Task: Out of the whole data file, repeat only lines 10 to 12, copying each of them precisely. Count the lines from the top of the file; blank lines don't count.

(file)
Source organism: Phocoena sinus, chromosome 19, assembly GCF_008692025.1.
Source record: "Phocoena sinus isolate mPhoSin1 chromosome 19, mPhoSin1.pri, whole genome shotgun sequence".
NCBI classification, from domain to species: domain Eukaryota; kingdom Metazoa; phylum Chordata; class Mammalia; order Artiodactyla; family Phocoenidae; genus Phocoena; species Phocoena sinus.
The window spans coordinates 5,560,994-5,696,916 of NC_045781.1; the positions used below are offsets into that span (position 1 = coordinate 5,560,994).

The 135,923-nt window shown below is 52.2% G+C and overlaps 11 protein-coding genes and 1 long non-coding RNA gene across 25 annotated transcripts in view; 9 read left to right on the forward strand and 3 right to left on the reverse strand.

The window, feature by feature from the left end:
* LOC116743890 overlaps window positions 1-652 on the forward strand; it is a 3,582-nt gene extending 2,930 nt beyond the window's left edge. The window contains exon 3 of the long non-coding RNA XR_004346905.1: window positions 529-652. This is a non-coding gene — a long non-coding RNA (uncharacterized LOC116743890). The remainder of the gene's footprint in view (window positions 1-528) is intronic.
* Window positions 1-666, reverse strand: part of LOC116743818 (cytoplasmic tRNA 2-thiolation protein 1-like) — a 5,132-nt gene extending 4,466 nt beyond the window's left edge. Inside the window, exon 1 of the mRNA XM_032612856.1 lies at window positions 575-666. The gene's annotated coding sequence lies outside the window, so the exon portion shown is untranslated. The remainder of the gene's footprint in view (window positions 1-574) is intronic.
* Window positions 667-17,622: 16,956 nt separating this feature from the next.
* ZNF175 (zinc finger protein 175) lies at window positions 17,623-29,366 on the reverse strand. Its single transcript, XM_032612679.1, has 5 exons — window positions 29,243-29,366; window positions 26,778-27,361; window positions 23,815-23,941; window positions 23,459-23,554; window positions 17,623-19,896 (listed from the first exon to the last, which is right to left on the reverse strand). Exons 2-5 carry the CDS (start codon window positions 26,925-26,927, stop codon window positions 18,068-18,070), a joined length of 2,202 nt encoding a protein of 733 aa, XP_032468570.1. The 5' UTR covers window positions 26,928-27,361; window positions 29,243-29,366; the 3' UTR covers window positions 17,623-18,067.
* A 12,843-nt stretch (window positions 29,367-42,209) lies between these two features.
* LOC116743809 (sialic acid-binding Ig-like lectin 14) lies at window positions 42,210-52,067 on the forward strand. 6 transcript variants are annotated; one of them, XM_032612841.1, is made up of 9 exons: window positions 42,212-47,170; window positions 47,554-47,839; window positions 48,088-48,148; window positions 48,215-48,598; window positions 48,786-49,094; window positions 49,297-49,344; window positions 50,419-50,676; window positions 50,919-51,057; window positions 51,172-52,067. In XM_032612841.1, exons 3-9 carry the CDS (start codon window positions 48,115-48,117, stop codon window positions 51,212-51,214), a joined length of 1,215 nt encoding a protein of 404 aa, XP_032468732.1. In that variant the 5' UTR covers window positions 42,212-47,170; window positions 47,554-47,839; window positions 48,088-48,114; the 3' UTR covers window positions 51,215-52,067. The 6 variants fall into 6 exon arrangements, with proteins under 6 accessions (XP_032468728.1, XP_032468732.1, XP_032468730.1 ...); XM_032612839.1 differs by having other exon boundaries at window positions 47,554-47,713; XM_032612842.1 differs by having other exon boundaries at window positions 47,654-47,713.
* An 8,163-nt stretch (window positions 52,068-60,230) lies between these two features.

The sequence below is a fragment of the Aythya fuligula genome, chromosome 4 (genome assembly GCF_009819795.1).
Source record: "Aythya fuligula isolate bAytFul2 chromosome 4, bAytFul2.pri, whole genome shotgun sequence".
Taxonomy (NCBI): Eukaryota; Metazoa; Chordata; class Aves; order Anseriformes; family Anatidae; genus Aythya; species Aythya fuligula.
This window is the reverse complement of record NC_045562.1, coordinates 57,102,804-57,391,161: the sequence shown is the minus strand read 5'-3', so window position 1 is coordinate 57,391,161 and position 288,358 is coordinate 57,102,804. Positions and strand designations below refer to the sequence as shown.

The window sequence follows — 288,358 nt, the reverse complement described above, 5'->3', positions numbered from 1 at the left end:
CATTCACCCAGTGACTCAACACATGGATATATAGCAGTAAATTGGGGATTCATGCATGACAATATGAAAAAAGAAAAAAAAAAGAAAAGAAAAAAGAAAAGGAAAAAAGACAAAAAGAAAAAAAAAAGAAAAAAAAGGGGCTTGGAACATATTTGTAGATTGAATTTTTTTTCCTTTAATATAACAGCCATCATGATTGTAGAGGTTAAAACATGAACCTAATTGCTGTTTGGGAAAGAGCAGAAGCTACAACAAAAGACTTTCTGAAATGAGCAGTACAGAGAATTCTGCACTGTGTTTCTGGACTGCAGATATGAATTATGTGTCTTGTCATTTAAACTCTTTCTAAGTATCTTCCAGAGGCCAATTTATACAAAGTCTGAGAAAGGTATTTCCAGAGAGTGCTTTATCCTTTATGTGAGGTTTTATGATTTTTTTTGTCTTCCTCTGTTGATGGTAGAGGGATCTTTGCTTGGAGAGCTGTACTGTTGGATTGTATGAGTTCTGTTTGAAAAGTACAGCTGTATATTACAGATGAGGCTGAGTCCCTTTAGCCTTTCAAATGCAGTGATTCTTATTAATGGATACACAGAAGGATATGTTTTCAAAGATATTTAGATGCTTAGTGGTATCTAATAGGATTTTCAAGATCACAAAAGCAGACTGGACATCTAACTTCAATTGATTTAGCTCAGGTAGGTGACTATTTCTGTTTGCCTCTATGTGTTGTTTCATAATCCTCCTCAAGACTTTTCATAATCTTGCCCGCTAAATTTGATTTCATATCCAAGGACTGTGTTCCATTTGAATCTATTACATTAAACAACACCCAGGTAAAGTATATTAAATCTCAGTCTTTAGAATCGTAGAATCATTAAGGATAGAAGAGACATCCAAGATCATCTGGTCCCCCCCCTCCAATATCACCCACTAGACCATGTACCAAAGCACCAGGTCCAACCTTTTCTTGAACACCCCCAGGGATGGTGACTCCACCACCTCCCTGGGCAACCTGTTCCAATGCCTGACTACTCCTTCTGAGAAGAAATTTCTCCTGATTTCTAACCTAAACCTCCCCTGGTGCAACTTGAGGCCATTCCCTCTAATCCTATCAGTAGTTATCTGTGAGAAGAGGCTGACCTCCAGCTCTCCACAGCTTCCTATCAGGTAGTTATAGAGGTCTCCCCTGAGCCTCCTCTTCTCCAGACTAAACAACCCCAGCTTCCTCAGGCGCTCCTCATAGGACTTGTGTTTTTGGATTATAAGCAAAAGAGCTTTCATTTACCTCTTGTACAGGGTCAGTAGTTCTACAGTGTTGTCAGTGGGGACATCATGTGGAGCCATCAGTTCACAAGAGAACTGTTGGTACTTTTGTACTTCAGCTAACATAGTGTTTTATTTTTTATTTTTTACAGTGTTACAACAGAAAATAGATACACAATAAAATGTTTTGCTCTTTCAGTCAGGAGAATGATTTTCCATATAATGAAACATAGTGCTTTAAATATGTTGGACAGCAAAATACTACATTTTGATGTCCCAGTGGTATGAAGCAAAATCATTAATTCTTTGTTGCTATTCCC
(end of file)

* ZNF175 (zinc finger protein 175) lies at window positions 17,623-29,366 on the reverse strand. Its single transcript, XM_032612679.1, has 5 exons — window positions 29,243-29,366; window positions 26,778-27,361; window positions 23,815-23,941; window positions 23,459-23,554; window positions 17,623-19,896 (listed from the first exon to the last, which is right to left on the reverse strand). Exons 2-5 carry the CDS (start codon window positions 26,925-26,927, stop codon window positions 18,068-18,070), a joined length of 2,202 nt encoding a protein of 733 aa, XP_032468570.1. The 5' UTR covers window positions 26,928-27,361; window positions 29,243-29,366; the 3' UTR covers window positions 17,623-18,067.
* A 12,843-nt stretch (window positions 29,367-42,209) lies between these two features.
* LOC116743809 (sialic acid-binding Ig-like lectin 14) lies at window positions 42,210-52,067 on the forward strand. 6 transcript variants are annotated; one of them, XM_032612841.1, is made up of 9 exons: window positions 42,212-47,170; window positions 47,554-47,839; window positions 48,088-48,148; window positions 48,215-48,598; window positions 48,786-49,094; window positions 49,297-49,344; window positions 50,419-50,676; window positions 50,919-51,057; window positions 51,172-52,067. In XM_032612841.1, exons 3-9 carry the CDS (start codon window positions 48,115-48,117, stop codon window positions 51,212-51,214), a joined length of 1,215 nt encoding a protein of 404 aa, XP_032468732.1. In that variant the 5' UTR covers window positions 42,212-47,170; window positions 47,554-47,839; window positions 48,088-48,114; the 3' UTR covers window positions 51,215-52,067. The 6 variants fall into 6 exon arrangements, with proteins under 6 accessions (XP_032468728.1, XP_032468732.1, XP_032468730.1 ...); XM_032612839.1 differs by having other exon boundaries at window positions 47,554-47,713; XM_032612842.1 differs by having other exon boundaries at window positions 47,654-47,713.